One Day At a Time Has Been Saved By Pop TV After Netflix Cancellation

13 new episodes will air in 2020, followed by a run on CBS

By Lauren Piester Jun 27, 2019 8:54 PMTags
One Day at a TimeNetflix

Another show saved! 

One Day At a Time will officially return for a season four thanks to Pop TV, the network announced Thursday.

Netflix had canceled the series, which is a reimagining of Norman Lear's 1975 series, with Lear still serving as executive producer, in March to immediate fan outcry. Producers immediately started searching for a new home, and Vulture reported in April that Pop (which is owned by CBS) and CBS All Access were both interested in the series, which is produced by Sony. 

Season four will consist of 13 episodes, and it will air on Pop in 2020. The show will then be broadcast on CBS later in the year as part of the new deal to continue the series. 

Pop is also the home of Schitt's Creek, which is currently heading into its sixth and final season. 

"How amazing it is to be involved with this brilliant and culturally significant series that deals with important themes one minute while making you laugh the next," said Brad Schwartz, Pop TV President, in a statement. "If Schitt's Creek has taught us anything, it's that love and kindness always wins. Pop is now the home to two of the most critically praised and fan-adored comedies in all of television, bringing even more premium content to basic cable. We couldn't be more proud to continue telling heartwarming stories of love, inclusion, acceptance and diversity that pull on your emotions while putting a smile on your face."

Michael Yarish / Netflix

"Three months ago, I was heartbroken with the news of our beloved One Day At A Time's cancellation. Today, I'm overwhelmed with joy to know the Alvarez family will live on," said executive producer Norman Lear. "Thank you to my producing partner, Brent Miller, our incredibly talented co-showrunners, Mike Royce and Gloria Calderón Kellett, and of course, Sony, for never once giving up on the show, our actors or the possibility that a cable network could finally save a cancelled series that originated on a streaming service. And one last thank you to, Pop, for having the guts to be that first cable network. Even this I get to experience—at 96."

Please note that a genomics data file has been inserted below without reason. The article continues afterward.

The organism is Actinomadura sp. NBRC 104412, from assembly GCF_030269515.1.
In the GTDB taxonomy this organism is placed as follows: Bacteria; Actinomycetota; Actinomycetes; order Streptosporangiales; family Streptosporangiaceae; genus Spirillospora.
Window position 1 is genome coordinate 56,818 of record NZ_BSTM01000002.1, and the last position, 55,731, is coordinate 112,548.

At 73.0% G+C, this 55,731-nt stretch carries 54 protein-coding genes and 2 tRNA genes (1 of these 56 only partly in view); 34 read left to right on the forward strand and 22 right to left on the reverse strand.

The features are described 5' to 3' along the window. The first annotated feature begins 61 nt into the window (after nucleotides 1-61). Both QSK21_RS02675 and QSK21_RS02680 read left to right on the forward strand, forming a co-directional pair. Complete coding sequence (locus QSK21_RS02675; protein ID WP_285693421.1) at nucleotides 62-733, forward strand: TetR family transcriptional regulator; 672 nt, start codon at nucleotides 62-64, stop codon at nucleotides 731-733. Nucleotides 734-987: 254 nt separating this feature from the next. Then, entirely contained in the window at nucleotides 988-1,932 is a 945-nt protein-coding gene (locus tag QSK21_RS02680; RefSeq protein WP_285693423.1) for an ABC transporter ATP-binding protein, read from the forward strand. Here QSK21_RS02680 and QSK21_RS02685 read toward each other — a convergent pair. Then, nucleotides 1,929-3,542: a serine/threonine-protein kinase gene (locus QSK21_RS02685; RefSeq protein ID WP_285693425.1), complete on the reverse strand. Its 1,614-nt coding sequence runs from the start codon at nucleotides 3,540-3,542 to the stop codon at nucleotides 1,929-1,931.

Lin-Manuel Miranda Is Already Trying to Save One Day at a Time Along With All of Twitter

Co-showrunners Gloria Calderón Kellett and Mike Royce, who led the charge on social media in March alongside fan Lin-Manuel Miranda, also expressed their joy in a statement. 

"We are thrilled beyond belief to be making more One Day At A Time," they said. "This show has meant so much to so many, and we can't wait to dive in with our amazing new partners Pop and CBS. And we'd especially like to thank all of the fans for their undying support, helping us turn #SaveODAAT into #MoreODAAT." 


"We are so honored to be associated with this exceptional series," added Jeff Frost, Sony Pictures Television President. "It means so much to so many people. We were never willing to accept that the story of the Alvarez family might not continue and we undertook every effort to ensure that did not occur. We are so grateful to our new partners at Pop and CBS for believing in this series and working with us to bring it back. We are overjoyed to continue to work with the brilliant team of Gloria, Mike, Norman and Brent as well as this brilliantly talented cast."